While certain types of mental condition are not usually classified primarily as neurological disorders, and certain types of brain disorder are not usually classified primarily as mental conditions, there are now an array of basic sciences that deal with the continuum between the neural and the mental, including subspecialities of psychology and neuroscience such as neuropsychology, cognitive neuropsychology or cognitive (thought) neuroscience, affective (emotion) neuroscience, behavior neuroscience (also known as biopsychology), social neuroscience, and neurophenomenology (subjective experience and consciousness).

Different levels of analysis in the understanding of cognition in the brain.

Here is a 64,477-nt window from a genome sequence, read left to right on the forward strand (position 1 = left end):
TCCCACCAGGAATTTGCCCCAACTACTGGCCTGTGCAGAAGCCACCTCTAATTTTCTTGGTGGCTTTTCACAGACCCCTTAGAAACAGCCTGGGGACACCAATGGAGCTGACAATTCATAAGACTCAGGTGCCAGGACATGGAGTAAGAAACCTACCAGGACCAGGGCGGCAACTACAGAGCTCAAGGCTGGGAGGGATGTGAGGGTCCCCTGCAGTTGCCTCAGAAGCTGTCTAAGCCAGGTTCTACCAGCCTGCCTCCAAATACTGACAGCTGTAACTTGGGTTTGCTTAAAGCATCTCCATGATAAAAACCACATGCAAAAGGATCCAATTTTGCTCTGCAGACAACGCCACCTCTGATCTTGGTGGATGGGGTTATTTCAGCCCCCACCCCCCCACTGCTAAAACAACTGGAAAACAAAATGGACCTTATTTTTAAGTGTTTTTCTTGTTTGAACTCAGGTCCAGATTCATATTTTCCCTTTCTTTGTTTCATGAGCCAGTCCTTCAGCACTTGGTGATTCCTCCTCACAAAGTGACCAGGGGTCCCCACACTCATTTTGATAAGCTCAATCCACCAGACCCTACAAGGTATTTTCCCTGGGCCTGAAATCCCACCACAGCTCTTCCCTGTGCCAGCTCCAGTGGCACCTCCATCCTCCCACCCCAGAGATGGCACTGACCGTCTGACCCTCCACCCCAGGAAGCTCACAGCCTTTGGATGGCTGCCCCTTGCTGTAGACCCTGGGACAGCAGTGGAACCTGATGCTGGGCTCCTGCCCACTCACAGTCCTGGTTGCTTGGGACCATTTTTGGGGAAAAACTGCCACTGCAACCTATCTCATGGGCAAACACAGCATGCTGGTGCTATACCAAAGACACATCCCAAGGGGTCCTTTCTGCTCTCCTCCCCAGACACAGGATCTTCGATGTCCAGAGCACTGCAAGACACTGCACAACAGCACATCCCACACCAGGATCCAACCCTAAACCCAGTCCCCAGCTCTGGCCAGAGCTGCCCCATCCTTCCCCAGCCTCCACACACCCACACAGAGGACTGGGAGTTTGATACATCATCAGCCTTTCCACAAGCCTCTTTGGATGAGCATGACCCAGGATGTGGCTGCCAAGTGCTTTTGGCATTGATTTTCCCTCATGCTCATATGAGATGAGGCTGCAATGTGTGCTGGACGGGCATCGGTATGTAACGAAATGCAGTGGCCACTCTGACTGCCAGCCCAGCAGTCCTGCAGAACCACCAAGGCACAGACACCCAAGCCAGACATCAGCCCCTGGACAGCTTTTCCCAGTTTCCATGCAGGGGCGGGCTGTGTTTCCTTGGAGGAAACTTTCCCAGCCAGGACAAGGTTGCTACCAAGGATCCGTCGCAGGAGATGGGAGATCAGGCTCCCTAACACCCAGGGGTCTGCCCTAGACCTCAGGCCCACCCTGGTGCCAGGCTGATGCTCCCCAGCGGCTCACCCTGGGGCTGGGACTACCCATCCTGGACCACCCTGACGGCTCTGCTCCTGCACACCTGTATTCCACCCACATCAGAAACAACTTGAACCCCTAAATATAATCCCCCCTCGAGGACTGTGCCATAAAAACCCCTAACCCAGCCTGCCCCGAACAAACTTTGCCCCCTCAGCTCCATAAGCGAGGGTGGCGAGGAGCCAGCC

These basic fields inform the applied medical and clinical disciplines of neurology, psychiatry and clinical psychology, whose theories and treatments now routinely encompass a biopsychosocial model. These disciplines in turn comprise subspecialities such as behavioral neurology, neuropsychiatry and clinical neuropsychology that deal with cases where a connection between mental/behavioral problems and brain dysfunction is particularly called for. Biopsychiatry is the general term for the approach in psychiatry that seeks to explain all mental disorders primarily in terms of the biological functioning of the nervous system.

The conventional distinctions drawn between mind, brain and nervous system are to some extent mirrored by the various overlapping categories of clinical examination, namely mental state examination, neuropsychological assessment and neurological examination. At the present time a brain scan alone cannot accurately diagnose a mental disorder or tell the risk of developing one, but can be used to rule out other medical conditions such as a brain tumor.[5]